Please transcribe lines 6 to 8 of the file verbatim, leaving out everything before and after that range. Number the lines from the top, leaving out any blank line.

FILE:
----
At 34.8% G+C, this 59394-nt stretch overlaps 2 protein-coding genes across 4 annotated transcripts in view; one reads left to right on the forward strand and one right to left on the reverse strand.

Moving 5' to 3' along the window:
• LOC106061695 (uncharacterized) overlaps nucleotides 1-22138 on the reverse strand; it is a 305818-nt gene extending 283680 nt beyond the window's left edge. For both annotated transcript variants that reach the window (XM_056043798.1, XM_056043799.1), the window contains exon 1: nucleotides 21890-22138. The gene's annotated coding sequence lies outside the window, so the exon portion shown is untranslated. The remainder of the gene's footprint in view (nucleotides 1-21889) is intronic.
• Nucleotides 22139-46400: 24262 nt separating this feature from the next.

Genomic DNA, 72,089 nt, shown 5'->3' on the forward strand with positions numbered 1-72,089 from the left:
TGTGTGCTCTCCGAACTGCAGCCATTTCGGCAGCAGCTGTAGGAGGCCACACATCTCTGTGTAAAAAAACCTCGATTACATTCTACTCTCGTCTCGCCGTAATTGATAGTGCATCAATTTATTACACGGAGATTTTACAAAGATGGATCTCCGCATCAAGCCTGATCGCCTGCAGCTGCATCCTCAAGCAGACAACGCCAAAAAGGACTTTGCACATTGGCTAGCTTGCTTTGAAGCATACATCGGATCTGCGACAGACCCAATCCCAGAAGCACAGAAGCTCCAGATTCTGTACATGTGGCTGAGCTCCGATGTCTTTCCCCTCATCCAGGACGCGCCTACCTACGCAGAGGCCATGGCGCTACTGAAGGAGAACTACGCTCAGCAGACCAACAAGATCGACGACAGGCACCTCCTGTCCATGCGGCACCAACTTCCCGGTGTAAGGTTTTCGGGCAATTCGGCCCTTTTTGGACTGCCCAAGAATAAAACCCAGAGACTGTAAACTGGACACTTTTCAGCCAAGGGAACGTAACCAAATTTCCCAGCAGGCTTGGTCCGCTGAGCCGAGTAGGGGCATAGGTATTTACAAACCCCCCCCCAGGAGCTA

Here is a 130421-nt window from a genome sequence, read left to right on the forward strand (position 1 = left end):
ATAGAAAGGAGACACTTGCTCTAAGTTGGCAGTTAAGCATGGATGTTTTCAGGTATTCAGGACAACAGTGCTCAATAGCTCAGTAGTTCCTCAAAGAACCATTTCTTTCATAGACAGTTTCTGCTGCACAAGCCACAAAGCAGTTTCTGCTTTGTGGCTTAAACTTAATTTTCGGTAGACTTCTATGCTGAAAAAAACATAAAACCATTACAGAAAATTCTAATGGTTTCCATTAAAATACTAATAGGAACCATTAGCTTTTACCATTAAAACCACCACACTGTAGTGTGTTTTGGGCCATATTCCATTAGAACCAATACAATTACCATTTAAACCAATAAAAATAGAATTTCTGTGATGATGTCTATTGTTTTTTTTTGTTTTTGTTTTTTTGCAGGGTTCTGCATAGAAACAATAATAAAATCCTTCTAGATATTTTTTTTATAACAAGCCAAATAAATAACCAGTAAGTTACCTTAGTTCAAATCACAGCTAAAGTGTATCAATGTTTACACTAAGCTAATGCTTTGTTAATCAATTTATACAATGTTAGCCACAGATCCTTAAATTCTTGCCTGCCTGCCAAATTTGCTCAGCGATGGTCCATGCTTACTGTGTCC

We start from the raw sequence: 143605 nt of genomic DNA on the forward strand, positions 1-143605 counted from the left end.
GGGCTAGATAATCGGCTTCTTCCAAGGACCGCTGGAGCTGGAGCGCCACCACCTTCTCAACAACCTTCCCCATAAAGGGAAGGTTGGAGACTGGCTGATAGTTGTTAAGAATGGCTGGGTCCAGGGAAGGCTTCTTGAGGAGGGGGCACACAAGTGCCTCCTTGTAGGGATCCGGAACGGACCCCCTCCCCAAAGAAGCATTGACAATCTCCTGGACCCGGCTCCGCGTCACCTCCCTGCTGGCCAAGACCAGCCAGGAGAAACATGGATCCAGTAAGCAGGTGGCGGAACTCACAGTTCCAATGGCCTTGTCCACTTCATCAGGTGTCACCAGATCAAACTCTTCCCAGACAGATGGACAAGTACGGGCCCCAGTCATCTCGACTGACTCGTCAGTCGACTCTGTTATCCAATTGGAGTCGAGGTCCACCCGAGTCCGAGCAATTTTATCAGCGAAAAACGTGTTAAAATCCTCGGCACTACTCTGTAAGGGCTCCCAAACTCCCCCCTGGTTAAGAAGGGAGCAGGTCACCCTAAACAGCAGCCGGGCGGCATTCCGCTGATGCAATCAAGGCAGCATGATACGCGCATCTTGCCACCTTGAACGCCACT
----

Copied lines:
TGTGTGCTCTCCGAACTGCAGCCATTTCGGCAGCAGCTGTAGGAGGCCACACATCTCTGTGTAAAAAAACCTCGATTACATTCTACTCTCGTCTCGCCGTAATTGATAGTGCATCAATTTATTACACGGAGATTTTACAAAGATGGATCTCCGCATCAAGCCTGATCGCCTGCAGCTGCATCCTCAAGCAGACAACGCCAAAAAGGACTTTGCACATTGGCTAGCTTGCTTTGAAGCATACATCGGATCTGCGACAGACCCAATCCCAGAAGCACAGAAGCTCCAGATTCTGTACATGTGGCTGAGCTCCGATGTCTTTCCCCTCATCCAGGACGCGCCTACCTACGCAGAGGCCATGGCGCTACTGAAGGAGAACTACGCTCAGCAGACCAACAAGATCGACGACAGGCACCTCCTGTCCATGCGGCACCAACTTCCCGGTGTAAGGTTTTCGGGCAATTCGGCCCTTTTTGGACTGCCCAAGAATAAAACCCAGAGACTGTAAACTGGACACTTTTCAGCCAAGGGAACGTAACCAAATTTCCCAGCAGGCTTGGTCCGCTGAGCCGAGTAGGGGCATAGGTATTTACAAACCCCCCCCCAGGAGCTA

Here is a 130421-nt window from a genome sequence, read left to right on the forward strand (position 1 = left end):
ATAGAAAGGAGACACTTGCTCTAAGTTGGCAGTTAAGCATGGATGTTTTCAGGTATTCAGGACAACAGTGCTCAATAGCTCAGTAGTTCCTCAAAGAACCATTTCTTTCATAGACAGTTTCTGCTGCACAAGCCACAAAGCAGTTTCTGCTTTGTGGCTTAAACTTAATTTTCGGTAGACTTCTATGCTGAAAAAAACATAAAACCATTACAGAAAATTCTAATGGTTTCCATTAAAATACTAATAGGAACCATTAGCTTTTACCATTAAAACCACCACACTGTAGTGTGTTTTGGGCCATATTCCATTAGAACCAATACAATTACCATTTAAACCAATAAAAATAGAATTTCTGTGATGATGTCTATTGTTTTTTTTTGTTTTTGTTTTTTTGCAGGGTTCTGCATAGAAACAATAATAAAATCCTTCTAGATATTTTTTTTATAACAAGCCAAATAAATAACCAGTAAGTTACCTTAGTTCAAATCACAGCTAAAGTGTATCAATGTTTACACTAAGCTAATGCTTTGTTAATCAATTTATACAATGTTAGCCACAGATCCTTAAATTCTTGCCTGCCTGCCAAATTTGCTCAGCGATGGTCCATGCTTACTGTGTCC